(Header Photo Courtesy of Saint Gobain Tape Solutions)
PVC gasketing foams are closed-cell, highly conformable sealing materials that can prevent water, dirt, and air infiltration. The variety of densities and thicknesses make these products the “go-to” sealing solution for construction, automotive, transportation, and industrial applications. This blog post will help you think about foam density and thickness to get the most cost effective sealing solution for your application.
PVC gasketing foams typically come in densities ranging from 6 -19 pounds per cubic foot. The lower end of the density range (usually 6-7 pounds per cubic foot) are the softer foams that are easy to compress. This makes them useful for sealing thin gauge materials. The force needed to compress these lower densities 25% of their thickness will range from 1.4 psi up to 3 psi. Typical applications include suspended ceilings, flashing, and acoustical partitions.
The medium density foams are typically in the 9-11 pound per cubic foot range. The force to compress this density range 25% will be around 3.5 – 6.5 psi. Since these foams are more robust, they can be used to seal exterior wall panels, truck cab and body seals, and appliances.
The higher end of the density range, 15-19 pound per cubic foot, offer superior abrasion resistance and vibration damping capabilities. The force to compress this density range is typically 7-14 psi. The firmness of these foams enable them to be used for concrete forms, water tank seals, and export container seals.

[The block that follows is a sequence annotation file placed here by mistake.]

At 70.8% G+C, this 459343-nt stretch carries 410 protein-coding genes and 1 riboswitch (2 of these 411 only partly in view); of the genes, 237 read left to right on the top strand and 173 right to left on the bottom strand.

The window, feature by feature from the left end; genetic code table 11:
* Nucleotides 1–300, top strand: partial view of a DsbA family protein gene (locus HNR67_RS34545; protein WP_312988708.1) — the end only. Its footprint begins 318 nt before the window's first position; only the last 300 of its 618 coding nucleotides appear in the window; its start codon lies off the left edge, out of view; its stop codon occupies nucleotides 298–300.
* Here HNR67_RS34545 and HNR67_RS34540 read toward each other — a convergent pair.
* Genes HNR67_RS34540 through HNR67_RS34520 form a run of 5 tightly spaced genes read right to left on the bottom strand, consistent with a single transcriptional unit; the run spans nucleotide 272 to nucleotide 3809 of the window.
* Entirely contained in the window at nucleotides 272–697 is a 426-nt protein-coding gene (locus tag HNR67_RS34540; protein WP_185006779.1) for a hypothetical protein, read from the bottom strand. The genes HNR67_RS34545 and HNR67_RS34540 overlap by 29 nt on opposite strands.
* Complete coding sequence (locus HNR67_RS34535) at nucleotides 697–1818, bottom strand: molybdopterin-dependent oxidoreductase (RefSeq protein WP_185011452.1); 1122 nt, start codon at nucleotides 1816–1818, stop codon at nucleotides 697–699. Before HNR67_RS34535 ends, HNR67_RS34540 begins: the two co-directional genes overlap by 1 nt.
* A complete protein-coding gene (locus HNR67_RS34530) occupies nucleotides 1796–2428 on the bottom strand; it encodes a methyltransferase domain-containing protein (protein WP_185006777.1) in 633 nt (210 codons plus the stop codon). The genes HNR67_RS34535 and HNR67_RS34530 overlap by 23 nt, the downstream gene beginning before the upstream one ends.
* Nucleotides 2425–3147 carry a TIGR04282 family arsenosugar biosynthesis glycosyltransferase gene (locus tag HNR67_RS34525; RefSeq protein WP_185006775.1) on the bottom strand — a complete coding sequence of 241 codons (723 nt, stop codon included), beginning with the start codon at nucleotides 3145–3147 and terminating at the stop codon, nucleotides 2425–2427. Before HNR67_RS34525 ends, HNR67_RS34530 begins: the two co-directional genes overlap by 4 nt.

The lower density foams are typically offered in thicknesses from 1/8” to 3/4”. The medium densities from 1/16” to 3/8” and the high density foams from 1/16” up to 1/4″.
To determine which thickness you need, you first need to understand the planarity of the surfaces you’re trying to seal. Surfaces that vary more in flatness need thicker foams to fill the gaps. Tighter tolerances in flatness permit the use the thinner foams.
The next variable to understand is how much you need to compress the foam. If you only compress the foam by 15% of its’ thickness, you can seal out dust but not water or air. If you compress the foam to 30% of its’ thickness, you then seal out water, air, and dust. If you compress the foam more than 60%, you can begin to damage the cell structure of the foam and this is not recommended. The following table is an easy way to determine the thickness needed:
(Table courtesy of Saint Gobain Tape Solutions)
PVC gasketing foams are an economical way to seal out dust, air, and water. These foams are offered in low, medium, and high densities with the force needed to compress the foam increasing as density increases. Choosing the right density and thickness is critical to achieving a successful seal. Want to know more about PVC sealing foams? Contact Tom Brown, Inc at www.tbi.com